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Crash Course

Crash Course

By Christy Cabrera Chirinos
Like most freshmen at Miami, Kenza Salgues and Moulayna Johnson Sidi Baba faced their share of challenges during their first few weeks on campus.
They had to learn their way around not just a new school, but a new city. Adjust to a more demanding academic curriculum. Make friends and find a support system.
And they had to do it all an ocean away from their respective homes – while also adapting to playing high-level basketball for a program that has made 10 straight postseason appearances and five straight NCAA Tournament appearances under coach Katie Meier.
It hasn’t always been – and still always isn’t – easy.
“It’s been a lot of changes,” chuckled Salgues, who hails from Montpellier, France. “First, the language and getting to know my teammates and classmates. Then in basketball, it’s another way to play. It’s more physical, so yeah, it’s been a lot of changes.”
Added Johnson Sidi Baba, “If I compare it to Sweden, where everything is so soft and chill, everything here is a little more intense. But I love it. I’m willing to put in my hours and work hard. And that’s the thing with the University of Miami – they really want us to put the effort in on the court, but off the court, too. We’re committed to the academic side of it, too.”

Salgues and Johnson Sidi Baba are the two latest international student-athletes to find a home with the Hurricanes women’s basketball team which has, under Meier, featured players from 10 different countries across Europe and beyond.
And like many of the international players who have suited up for the Hurricanes before them, both Salgues and Johnson Sidi Baba came to Miami confident that a successful career will not only make them better basketball players, but help them reach their goals on and off the court.
Salgues has dreams of playing in the WNBA, like former Hurricanes Tamara James, Shenise Johnson, Riquna Williams and current Hurricanes assistant coach Octavia Blue. And Johnson Sidi Baba wants to grow her game, especially as a swing player still working to find her niche.
Guiding them through that process will be Meier, a coach with plenty of international experience of her own.

Not only has Meier coached Team USA’s U-19 team to a gold medal, she has both coached and played abroad, spending three seasons with BBC Mini-Flat Waregem in Belgium after wrapping up her college career at Duke.
In many ways, she understands what her international players are experiencing when they come to the U.S. to play and that, the coach says, has helped her connect with them.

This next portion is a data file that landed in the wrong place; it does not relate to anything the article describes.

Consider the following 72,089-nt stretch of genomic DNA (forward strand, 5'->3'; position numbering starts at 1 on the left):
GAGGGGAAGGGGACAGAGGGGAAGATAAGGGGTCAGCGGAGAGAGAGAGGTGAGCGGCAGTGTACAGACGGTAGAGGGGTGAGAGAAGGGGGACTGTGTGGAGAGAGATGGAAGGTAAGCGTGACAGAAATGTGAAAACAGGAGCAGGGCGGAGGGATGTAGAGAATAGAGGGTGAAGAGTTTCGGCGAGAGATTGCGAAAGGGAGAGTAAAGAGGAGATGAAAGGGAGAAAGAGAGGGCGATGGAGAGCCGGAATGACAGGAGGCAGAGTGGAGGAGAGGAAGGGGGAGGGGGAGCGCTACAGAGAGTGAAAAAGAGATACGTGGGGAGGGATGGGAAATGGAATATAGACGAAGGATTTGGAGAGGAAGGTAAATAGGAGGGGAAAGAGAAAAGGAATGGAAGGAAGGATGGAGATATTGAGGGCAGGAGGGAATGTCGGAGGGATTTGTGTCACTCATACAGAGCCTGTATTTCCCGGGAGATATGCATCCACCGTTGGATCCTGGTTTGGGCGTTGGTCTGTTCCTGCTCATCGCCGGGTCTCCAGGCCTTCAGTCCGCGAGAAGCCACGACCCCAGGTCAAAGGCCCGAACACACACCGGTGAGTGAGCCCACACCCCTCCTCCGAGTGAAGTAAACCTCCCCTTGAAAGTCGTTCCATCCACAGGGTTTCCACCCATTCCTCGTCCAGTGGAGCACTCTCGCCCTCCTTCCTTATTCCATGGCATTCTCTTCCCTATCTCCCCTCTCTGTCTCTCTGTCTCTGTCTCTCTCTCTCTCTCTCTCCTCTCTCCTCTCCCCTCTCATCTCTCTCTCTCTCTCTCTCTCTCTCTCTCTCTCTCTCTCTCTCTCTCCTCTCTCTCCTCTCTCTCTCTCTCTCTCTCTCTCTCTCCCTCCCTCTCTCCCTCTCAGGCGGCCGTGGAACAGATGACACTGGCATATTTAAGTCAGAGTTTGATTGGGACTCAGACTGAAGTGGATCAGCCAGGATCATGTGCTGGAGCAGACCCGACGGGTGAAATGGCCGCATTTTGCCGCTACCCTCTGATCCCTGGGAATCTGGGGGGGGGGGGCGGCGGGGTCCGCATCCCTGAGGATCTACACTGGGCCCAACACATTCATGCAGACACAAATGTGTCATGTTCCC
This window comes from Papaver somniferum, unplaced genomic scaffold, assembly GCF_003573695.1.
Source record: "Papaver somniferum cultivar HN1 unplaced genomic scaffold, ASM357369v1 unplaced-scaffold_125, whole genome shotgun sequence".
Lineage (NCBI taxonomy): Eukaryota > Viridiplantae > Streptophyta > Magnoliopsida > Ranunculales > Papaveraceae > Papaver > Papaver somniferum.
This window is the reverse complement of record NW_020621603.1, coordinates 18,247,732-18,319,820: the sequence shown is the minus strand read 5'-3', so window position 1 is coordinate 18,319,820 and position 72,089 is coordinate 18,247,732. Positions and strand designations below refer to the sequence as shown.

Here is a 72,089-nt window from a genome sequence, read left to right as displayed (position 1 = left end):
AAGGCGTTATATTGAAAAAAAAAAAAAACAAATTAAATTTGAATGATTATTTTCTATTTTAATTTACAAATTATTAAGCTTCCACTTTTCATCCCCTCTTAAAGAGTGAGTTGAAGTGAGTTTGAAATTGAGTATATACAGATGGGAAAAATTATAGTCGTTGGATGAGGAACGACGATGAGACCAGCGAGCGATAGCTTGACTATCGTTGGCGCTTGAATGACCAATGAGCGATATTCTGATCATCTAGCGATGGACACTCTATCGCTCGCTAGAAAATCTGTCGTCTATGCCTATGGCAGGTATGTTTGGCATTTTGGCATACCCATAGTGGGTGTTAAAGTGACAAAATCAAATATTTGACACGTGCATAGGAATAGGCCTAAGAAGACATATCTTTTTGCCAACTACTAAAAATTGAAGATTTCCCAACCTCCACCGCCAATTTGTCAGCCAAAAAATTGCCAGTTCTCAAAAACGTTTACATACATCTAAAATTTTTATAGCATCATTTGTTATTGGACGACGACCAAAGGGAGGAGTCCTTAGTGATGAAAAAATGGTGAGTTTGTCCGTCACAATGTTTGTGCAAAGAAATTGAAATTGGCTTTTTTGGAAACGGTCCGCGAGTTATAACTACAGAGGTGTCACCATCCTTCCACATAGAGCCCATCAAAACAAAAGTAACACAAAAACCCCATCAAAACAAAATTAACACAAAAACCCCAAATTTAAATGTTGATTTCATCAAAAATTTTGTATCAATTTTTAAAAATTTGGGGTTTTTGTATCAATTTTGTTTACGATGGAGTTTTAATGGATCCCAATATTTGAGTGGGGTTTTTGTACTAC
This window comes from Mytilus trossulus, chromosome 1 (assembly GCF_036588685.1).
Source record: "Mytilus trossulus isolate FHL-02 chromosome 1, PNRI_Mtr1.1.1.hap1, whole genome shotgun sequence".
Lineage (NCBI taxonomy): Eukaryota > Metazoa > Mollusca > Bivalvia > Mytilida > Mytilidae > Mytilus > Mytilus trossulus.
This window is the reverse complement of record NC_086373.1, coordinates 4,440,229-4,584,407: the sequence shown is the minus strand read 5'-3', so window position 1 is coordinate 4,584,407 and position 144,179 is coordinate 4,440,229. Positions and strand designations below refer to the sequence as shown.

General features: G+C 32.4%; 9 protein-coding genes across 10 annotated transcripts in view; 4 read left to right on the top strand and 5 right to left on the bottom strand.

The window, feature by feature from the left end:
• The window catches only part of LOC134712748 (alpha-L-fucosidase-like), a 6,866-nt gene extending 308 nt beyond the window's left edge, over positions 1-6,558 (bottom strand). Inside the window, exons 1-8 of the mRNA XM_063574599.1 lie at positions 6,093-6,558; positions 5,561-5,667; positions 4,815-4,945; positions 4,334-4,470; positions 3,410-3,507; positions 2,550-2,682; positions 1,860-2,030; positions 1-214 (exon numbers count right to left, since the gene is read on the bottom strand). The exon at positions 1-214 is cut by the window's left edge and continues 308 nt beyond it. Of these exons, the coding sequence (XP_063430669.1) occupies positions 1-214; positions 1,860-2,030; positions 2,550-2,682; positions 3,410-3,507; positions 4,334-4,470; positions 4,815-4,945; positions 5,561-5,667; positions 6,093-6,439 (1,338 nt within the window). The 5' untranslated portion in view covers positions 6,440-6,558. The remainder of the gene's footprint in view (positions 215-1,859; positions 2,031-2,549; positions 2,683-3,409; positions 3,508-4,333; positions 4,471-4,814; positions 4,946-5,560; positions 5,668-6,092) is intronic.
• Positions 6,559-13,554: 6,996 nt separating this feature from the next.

“I’ve been in their shoes, landed in Brussels, just laughing to myself and going, ‘Uh, I don’t know anyone here.’ I didn’t have an official visit before I went. I just landed there and that was going to be my life,” Meier said. “I had to make it work. So, I had that notion of what it’s like to be there on a Sunday afternoon in your apartment. … They’re sitting there and they don’t have a home to go to. No one’s doing their laundry for them. They don’t get a homecooked meal. Those are the moments I try to be a little bit more sensitive to their plight.”
While Salgues and Johnson Sidi Baba may be going through an adjustment period, Meier expects that both will be able to contribute this season, along with their three fellow freshmen.
Salgues, a 5-foot-9 guard, was a four-star prospect coming out of the National Institute of Sport, Expertise and Performance in Paris, the same institution that trained Tony Parker, Boris Diaw, Clint Capela and Ronny Turiaf, among others.
Johnson Sidi Baba, who can play both guard and forward, is also rated a four-star prospect. And both freshmen have experience playing for their respective national teams, something Meier says will quickly help them adjust not only to playing for the Hurricanes, but holding their own in the ultra-competitive ACC.

Helping both ease into their new roles, too, was the fact that their first games as Hurricanes came in Europe, during Miami’s summer tour of Italy. There, they began learning not only Miami’s system, but building chemistry with their new teammates.
But now, with Miami’s Nov. 10 season opener against Jackson State looming, it’s time for Salgues and Johnson to embrace their next challenge.
They say they’re ready. Their coach agrees.
“They’re capable of playing with great players because they’ve constantly played up. They’ve played older than their age all the time, so they’re capable of understanding what it is to play with someone that has talent like [preseason ACC Player of the Year] Beatrice [Mompremier],” Meier said. “Those two have played against pros, they’ve played against USA before. That intimidation of a jumping up a level isn’t there. That’s an adjustment where they sort of have a head start, I think.”